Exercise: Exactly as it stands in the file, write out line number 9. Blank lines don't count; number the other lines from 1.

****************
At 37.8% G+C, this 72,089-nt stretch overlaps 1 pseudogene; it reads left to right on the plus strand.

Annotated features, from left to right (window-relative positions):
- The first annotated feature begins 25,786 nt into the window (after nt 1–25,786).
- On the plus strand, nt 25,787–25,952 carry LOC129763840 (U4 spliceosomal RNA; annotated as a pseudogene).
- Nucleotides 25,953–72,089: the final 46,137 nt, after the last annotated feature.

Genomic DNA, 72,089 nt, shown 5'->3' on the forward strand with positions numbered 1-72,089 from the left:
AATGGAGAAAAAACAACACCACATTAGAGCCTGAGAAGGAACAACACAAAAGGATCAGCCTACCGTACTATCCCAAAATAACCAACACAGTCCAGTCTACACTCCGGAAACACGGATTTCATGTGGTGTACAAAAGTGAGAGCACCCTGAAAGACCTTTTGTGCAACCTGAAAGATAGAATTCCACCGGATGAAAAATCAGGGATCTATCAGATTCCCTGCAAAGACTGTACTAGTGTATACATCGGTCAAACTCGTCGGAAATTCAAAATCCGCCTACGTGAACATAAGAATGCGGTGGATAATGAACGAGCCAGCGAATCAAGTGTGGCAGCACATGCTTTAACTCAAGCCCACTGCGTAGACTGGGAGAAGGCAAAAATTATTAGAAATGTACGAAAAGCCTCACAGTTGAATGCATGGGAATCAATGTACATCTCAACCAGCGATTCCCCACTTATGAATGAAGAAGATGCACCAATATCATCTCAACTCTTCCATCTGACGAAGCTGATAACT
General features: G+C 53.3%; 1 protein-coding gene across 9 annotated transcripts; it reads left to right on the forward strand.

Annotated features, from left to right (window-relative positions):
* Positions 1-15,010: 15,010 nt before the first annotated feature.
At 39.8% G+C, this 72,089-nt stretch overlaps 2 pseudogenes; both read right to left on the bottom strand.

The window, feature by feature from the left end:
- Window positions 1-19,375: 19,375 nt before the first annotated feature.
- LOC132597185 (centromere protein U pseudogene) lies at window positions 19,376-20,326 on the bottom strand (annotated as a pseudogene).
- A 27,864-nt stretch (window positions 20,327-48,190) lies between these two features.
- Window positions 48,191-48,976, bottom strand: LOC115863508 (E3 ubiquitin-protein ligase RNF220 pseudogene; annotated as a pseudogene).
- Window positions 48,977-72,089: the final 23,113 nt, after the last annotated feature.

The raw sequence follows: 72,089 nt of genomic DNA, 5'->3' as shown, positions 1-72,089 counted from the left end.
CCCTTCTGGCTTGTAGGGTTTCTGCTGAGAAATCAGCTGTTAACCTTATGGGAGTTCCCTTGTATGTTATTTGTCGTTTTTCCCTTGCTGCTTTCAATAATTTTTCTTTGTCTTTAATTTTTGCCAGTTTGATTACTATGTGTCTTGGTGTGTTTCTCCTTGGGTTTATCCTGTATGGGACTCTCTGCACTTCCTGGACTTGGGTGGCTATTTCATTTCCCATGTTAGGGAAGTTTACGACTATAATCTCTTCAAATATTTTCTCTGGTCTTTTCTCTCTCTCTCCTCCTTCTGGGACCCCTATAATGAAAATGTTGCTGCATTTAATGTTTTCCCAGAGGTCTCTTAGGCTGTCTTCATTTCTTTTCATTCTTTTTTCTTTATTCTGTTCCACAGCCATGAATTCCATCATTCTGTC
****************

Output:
Annotated features, from left to right (window-relative positions):